Whilst I was at University I was introduced to Stephen Jay Gould, and paleontogist and biologist, who gained quite a name for himself writing popular science books in an attempt to inspire people to become more interested in biology. I recently stumbled across a quote from him, although I must confess to not knowing where he wrote it, or which particular stories he was referring to. It goes:
‘The most erroneous stories are those we think we know best — and therefore never scrutinize or question.’
As a scientist I know these are wise words. As a scientist, there is always the danger of assuming you know how things operate, and so read that understanding into your observations and interpretations of data, and so become blinded to the possibility that in fact in reality things work quite differently. It can take quite a leap of imagination to see the world differently to how it is widely believed to be. For centuries people believed that the Sun went around the Earth, it took the imagination and courage of Galileo to begin to persuade people that they’d got the story wrong. Similarly, since Newton, it was widely believed that these rules governed everything – until a wave of scientists in the 20th Century came along with the concept of Quantum Mechanics. Suddenly the story of the world became a whole lot stranger.
But Gould’s saying doesn’t just relate to science. It can also apply to how we relate to people. It is all too easy to believe we understand other cultures around us, that we know what they believe and what is important to them. Gould’s saying warns us against this and challenges us to make sure this isn’t simple prejudice or misunderstanding.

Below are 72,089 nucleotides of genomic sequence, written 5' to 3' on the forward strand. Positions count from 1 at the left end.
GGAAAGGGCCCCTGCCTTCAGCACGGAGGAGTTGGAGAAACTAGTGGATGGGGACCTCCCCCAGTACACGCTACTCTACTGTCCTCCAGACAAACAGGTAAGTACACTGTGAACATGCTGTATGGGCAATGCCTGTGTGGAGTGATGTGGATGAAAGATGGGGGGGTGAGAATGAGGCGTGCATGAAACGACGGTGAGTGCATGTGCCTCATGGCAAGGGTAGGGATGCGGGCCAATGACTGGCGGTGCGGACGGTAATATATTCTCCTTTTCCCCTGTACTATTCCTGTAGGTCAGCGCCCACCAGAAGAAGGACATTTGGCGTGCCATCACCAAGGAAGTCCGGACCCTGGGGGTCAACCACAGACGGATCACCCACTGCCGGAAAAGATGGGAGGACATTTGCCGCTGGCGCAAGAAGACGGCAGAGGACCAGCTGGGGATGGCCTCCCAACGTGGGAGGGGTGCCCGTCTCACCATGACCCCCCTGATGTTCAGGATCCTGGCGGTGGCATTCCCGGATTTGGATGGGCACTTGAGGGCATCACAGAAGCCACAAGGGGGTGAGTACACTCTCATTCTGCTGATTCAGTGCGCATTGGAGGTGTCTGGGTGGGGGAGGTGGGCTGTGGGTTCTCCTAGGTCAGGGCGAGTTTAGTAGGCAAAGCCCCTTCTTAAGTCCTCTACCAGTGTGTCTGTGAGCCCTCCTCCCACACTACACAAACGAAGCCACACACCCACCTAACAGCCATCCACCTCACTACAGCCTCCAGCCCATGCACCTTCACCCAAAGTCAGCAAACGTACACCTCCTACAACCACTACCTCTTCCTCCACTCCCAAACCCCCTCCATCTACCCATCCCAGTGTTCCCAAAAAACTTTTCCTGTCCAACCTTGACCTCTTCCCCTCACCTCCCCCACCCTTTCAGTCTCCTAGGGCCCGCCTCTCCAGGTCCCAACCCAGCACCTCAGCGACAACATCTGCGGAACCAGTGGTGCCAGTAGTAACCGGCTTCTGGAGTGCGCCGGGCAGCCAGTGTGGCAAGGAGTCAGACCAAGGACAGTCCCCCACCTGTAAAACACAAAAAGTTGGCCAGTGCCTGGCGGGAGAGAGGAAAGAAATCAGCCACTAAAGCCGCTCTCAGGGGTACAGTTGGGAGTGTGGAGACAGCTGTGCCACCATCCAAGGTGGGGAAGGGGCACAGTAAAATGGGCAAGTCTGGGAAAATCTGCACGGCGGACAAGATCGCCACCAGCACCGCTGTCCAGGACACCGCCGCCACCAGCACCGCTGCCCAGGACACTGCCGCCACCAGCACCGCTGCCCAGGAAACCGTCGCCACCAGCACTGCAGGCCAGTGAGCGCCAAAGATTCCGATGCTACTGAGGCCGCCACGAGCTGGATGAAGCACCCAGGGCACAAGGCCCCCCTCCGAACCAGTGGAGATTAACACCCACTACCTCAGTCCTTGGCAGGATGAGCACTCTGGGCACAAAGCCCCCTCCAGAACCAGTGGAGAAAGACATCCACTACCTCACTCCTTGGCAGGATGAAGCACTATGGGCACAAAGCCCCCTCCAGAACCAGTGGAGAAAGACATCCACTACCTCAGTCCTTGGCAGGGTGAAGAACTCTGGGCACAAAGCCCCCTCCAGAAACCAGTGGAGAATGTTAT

As a Christian, his words provoked me to think about how I approach the Bible too. The challenge for us is to keep the Bible fresh, to always approach it with an open mind, to never assume that we’ve understood it all. It is all too easy for us to believe we know how it’s story goes, and be blinded by our assumption with the consequence that we are prevented from actually hearing what it really says, or to hearing what God might be trying to say to us through it today because we remember what he said yesterday. The Pharisees thought they knew the story, and yet when the Story became flesh and walked amongst them, they didn’t recognise him as he wasn’t what they thought the Story said. Let us heed Gould’s words and the warning from the Pharisee’s example.